As in many species, the major threats facing wild arapaima today are overfishing, climate change, and environmental degradation (Castello and Stewart, 2010; Freitas et al., 2013). Wild arapaima are especially prone to overfishing due to both their desirability as prey and their life history. Arapaima are easy to hunt with harpoons and gillnets as they periodically rise to the surface, and they are viewed as trophy species due to their extreme size and the fact they produce high quality meat (Castello and Stewart, 2010; Castello et al., 2011). In some areas of the Amazon basin, arapaima make up 47% of income from fishing and 70% of arapaima caught are below the minimum allowed size (Queiroz, 2000). Their populations are slow to recover from overfishing due to their size, high parental input to young, small clutch sizes, and high age at reproductive maturity (Castello et al., 2011). Despite some protection under ICUN and CITES, there is little enforcement of size and season regulations, or moratoriums (Castello and Stewart, 2010). Fortunately arapaima are increasingly be raised in aquaculture as both commercially and also as part of conservation (Schaefer et al., 2012).

Climate change is an increasing concern in the Amazon basin, where there is the highest fish diversity in the world, and it is expected to cause a 7–12% loss of fish species over the next 50 years (Freitas et al., 2013). The arapaima life cycle is heavily influenced by the annual hydrologic cycle of flooding and receding waters when they migrate between lakes, rivers and flooded forests (Queiroz, 2000; Castello, 2008). During times of low water, arapaima can become stranded in smaller lakes with deteriorating water quality where they are easy prey for fishermen (Queiroz, 2000). During the extreme drought brought about by a warming Atlantic in 2005, the population of arapaima’s closest relation in the Amazon, the aruana (Osteoglossum bicirrhosum), was decreased by over 50% with only a partial recovery by 2007 (Freitas et al., 2013). Arapaima are likely to be more heavily impacted by climate change as they are carnivores rather than planktivores or detritovores, but their annual migration between the lakes and rivers may be protective (Freitas et al., 2013). Although the impact of climate change is dire, direct human impact from activities such as agriculture, mining, urbanization, pollution, and hydroelectric dams are expected to have larger consequences in the Amazonian wetland ecosystem in the coming years (Junk, 2013).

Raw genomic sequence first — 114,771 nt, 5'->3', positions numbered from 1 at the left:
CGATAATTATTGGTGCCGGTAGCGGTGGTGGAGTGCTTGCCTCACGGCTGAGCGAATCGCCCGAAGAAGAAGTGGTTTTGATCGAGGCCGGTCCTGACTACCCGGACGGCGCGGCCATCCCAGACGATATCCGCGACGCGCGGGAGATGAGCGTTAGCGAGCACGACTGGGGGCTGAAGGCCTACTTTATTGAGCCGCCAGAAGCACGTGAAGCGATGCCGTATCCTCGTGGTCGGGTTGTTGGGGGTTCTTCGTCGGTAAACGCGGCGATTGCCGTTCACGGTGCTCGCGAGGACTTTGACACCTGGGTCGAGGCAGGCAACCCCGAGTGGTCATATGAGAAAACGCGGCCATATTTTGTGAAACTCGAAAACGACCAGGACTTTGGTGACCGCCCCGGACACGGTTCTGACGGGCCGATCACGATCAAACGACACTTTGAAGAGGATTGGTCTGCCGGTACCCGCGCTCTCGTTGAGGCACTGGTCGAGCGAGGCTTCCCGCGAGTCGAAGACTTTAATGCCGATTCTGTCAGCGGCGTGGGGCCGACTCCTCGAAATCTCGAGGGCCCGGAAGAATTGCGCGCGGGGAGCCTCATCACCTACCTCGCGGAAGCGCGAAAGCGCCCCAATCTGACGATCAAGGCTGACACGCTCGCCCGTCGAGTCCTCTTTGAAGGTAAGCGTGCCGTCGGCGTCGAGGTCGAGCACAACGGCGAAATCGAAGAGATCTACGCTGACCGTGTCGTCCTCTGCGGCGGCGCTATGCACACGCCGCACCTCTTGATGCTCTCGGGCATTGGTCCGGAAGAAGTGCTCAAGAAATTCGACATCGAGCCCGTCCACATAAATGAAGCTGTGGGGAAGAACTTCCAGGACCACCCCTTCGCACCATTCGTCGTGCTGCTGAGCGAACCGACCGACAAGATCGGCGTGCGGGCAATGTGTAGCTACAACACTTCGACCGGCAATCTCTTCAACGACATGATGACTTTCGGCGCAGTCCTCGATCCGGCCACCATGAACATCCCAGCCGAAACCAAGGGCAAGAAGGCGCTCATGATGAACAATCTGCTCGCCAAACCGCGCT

Data Availability Statement

The raw data supporting the conclusions of this article will be made available by the authors, without undue reservation, to any qualified researcher.

Ethics Statement

All specimens were owned by SeaWorld and provided by Dr. St. Leger who was the director of research at SeaWorld San Diego.

Author Contributions

JS and MS conceived the project. MS acquired the MRI data. MS, CM, WH, DS, DD, and HB contributed to image data segmentations and designed and produced the figures. CM, MS, and JS, drafted the manuscript. All authors contributed to the final manuscript.

Funding

CM was supported by the Pitts Aquatic Veterinary Education Awards Program from the World Aquatic Veterinary Medical Association.

Conflict of Interest

MS and DD are partners and work at the same institutions. JS worked at SeaWorld when project was started.

The remaining authors declare that the research was conducted in the absence of any commercial or financial relationships that could be construed as a potential conflict of interest.

Acknowledgments

All specimens were owned by SeaWorld and provided by JS who was the director of research at SeaWorld San Diego. We sincerely thank Erika Nilson for her help with the gross necropsy.

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Keywords: air-breathing, arapaima, morphology, imaging, pirarucu, osteoglossid, MRI

Citation: Scadeng M, McKenzie C, He W, Bartsch H, Dubowitz DJ, Stec D and St. Leger J (2020) Morphology of the Amazonian Teleost Genus Arapaima Using Advanced 3D Imaging. Front. Physiol. 11:260. doi: 10.3389/fphys.2020.00260

Received: 01 October 2019; Accepted: 06 March 2020;
Published: 27 April 2020.

Edited by:

James Todd Pearson, National Cerebral and Cardiovascular Center, Japan

Reviewed by:

Wallice Paxiuba Duncan, Federal University of Amazonas, Brazil
Steven F. Perry, University of Bonn, Germany

Copyright © 2020 Scadeng, McKenzie, He, Bartsch, Dubowitz, Stec and St. Leger. This is an open-access article distributed under the terms of the Creative Commons Attribution License (CC BY). The use, distribution or reproduction in other forums is permitted, provided the original author(s) and the copyright owner(s) are credited and that the original publication in this journal is cited, in accordance with accepted academic practice. No use, distribution or reproduction is permitted which does not comply with these terms.

*Correspondence: Miriam Scadeng, m.scadeng@auckland.ac.nz; Judy St. Leger, judy.st.leger@gmail.com

present address: Weston He, Indiana University School of Medicine, Evansville, IN, United States